Homerton Road Bridge to Primrose Hill
Time to move on, some water and disposal of rubbish was needed, so we decided to start to move back across London before the next really wet day. The wind was meant to have died down, but it was still really quite strong, just the huge gusts we’d experienced yesterday had gone. So just before 10am we pushed off from our mooring, this took a few attempts as the wind was reluctant to let us go and I just couldn’t manage to push the bow out past the widebeam ahead of us. But we got there in the end and because the navigation was so wide we managed to wind straight away, Mick avoiding using the bow thruster because of all the weed.
We’d heard that the new water point by Here East had good pressure so pulled in behind a boat that was filling. We’d shared Cosgrove Lock with NB Four Seasons and played a bit of leapfrog with them on our way into London. They had come down to catch up with friends and to celebrate Mrs Four Seasons’ 70th birthday. A good time was being had and they liked Hackney Marshes so much that they were going to stay the full fortnight before heading down to Limehouse and going up the Thames next week. They reversed from the water point with the aim of returning to the space they’d left, but rowers, other boats and the wind didn’t help.
Once on the water point and a load of washing nearly finished I hopped in the shower and when I was clean the dish washer went on. There are better pressured taps on the system, but at least this was an improvement to the one by Victoria Park. Once full and everything clean we pushed on, waved at the kids playing at Josh’s school and then turned back onto the Hertford Union. Straight ahead we could see the Gherkin building, so Mick set course and lined the mushroom vents up. With only ground paddles on the locks I thought it would take us sometime to work our way through the three locks, but the force of water coming through them made up for it and we made good progress along Ducketts turning right at the end where two volunteers were glad of something to do.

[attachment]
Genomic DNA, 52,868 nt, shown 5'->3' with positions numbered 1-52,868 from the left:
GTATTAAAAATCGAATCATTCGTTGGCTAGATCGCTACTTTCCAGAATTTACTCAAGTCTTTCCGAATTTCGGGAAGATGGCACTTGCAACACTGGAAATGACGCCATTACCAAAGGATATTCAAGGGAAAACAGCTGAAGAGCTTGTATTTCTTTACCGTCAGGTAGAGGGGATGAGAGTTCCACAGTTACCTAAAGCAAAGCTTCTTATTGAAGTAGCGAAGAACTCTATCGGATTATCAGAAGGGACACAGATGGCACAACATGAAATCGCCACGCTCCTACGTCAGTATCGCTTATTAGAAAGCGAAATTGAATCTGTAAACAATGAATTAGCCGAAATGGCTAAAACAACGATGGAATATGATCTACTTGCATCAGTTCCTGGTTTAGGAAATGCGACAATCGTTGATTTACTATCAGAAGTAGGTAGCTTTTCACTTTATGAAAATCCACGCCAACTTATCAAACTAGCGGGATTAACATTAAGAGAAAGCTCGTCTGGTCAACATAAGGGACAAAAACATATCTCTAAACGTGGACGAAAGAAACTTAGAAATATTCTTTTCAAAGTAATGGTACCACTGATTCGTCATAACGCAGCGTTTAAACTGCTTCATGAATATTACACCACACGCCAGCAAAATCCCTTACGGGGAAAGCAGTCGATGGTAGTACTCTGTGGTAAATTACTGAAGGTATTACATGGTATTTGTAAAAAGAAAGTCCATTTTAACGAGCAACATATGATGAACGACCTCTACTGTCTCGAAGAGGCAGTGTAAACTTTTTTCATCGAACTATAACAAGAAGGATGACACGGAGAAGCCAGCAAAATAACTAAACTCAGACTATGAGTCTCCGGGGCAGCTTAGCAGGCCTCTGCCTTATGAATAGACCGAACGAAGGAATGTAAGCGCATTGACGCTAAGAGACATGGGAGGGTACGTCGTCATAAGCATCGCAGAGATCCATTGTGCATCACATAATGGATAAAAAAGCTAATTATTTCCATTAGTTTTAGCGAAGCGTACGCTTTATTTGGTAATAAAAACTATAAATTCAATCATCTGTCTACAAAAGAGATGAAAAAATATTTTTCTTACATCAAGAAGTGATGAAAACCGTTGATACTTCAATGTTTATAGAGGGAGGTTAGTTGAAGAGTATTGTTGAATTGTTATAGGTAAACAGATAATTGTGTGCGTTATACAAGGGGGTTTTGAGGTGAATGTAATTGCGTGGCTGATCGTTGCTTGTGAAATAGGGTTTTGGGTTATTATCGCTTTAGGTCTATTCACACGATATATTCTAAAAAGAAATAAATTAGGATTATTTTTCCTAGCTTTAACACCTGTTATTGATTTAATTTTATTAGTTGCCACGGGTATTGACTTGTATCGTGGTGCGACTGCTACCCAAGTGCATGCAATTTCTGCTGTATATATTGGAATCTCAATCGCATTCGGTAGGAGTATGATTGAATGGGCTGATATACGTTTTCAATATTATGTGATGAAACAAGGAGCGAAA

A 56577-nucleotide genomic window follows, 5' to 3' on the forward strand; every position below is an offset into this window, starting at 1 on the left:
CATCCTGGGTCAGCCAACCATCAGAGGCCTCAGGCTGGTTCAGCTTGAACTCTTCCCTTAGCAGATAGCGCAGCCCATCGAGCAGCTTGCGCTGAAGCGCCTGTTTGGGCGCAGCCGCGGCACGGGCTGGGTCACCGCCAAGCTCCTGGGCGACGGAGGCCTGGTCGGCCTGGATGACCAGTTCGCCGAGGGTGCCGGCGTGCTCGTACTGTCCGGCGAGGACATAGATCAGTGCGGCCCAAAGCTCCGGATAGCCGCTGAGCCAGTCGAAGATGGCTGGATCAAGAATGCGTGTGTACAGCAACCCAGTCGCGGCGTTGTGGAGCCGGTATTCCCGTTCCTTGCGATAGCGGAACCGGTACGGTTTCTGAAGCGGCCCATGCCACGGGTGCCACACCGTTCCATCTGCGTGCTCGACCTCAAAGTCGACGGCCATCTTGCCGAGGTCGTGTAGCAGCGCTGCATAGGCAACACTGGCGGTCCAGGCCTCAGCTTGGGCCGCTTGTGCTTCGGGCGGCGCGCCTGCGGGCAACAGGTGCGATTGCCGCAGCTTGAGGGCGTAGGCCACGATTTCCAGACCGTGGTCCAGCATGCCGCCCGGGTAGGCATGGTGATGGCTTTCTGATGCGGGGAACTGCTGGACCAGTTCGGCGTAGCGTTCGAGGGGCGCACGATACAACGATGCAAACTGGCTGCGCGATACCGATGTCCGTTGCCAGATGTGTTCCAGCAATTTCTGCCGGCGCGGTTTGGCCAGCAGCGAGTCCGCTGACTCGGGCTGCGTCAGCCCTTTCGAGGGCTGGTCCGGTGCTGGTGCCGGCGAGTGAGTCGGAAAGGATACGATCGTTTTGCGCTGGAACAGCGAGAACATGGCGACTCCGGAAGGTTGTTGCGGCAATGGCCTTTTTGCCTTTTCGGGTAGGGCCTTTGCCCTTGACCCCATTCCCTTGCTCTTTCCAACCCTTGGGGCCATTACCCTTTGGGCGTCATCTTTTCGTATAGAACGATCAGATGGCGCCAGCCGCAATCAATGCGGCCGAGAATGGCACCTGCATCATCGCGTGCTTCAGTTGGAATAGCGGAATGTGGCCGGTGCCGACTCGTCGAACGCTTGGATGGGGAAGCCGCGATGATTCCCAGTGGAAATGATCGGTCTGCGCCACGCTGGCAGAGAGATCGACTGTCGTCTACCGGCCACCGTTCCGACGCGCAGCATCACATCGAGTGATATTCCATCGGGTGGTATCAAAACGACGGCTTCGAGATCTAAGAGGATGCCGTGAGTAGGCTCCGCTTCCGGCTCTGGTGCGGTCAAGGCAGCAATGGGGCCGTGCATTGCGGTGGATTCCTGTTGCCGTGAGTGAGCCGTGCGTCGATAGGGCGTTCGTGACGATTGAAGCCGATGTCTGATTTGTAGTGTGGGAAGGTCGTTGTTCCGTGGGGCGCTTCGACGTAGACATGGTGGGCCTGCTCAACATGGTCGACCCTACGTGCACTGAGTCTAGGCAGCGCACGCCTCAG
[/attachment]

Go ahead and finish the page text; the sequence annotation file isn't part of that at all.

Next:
Rubbish disposed off we were off again. Our musical neighbours had moved and another widebeam had taken their place, but Brian and his dead batteries was still moored on the end of Victoria Park. So far we’d passed several Oleanna sized gaps, we hoped our luck would be in further along as we hoped to find somewhere around Kings Cross or before Paddington. If there were gaps here would that mean that there would be more ahead, or would it be that everyone was at the other end of the Regents Canal and we’d end up finding the first space in Alperton!
At Aston’s Lock we were surprised to see a Lock Keeper, he was with two other chaps who had life jackets on. They were swinging the gates back and forth, should we go in or was there a problem? After a while they waved us in and I hopped off to help wind the paddles. We were ready to fill the lock, but they were holding a bottom gate open, the chap signalled to open up the paddle and kept his weight against the beam for as long as he could. There had been something stuck behind the gate and flushing water through freed it. It turned out the chaps were down from Stanley Ferry where they make lock gates. They were accessing what needed replacing. The leeks on the top gates apparently weren’t a worry as they are metal, but he took photos of them anyway. The next lock up however he said was a bit of a bodge job, the gates had been made too short so had extra wood added to them to make them meet. Sounds like they might be going to be replaced.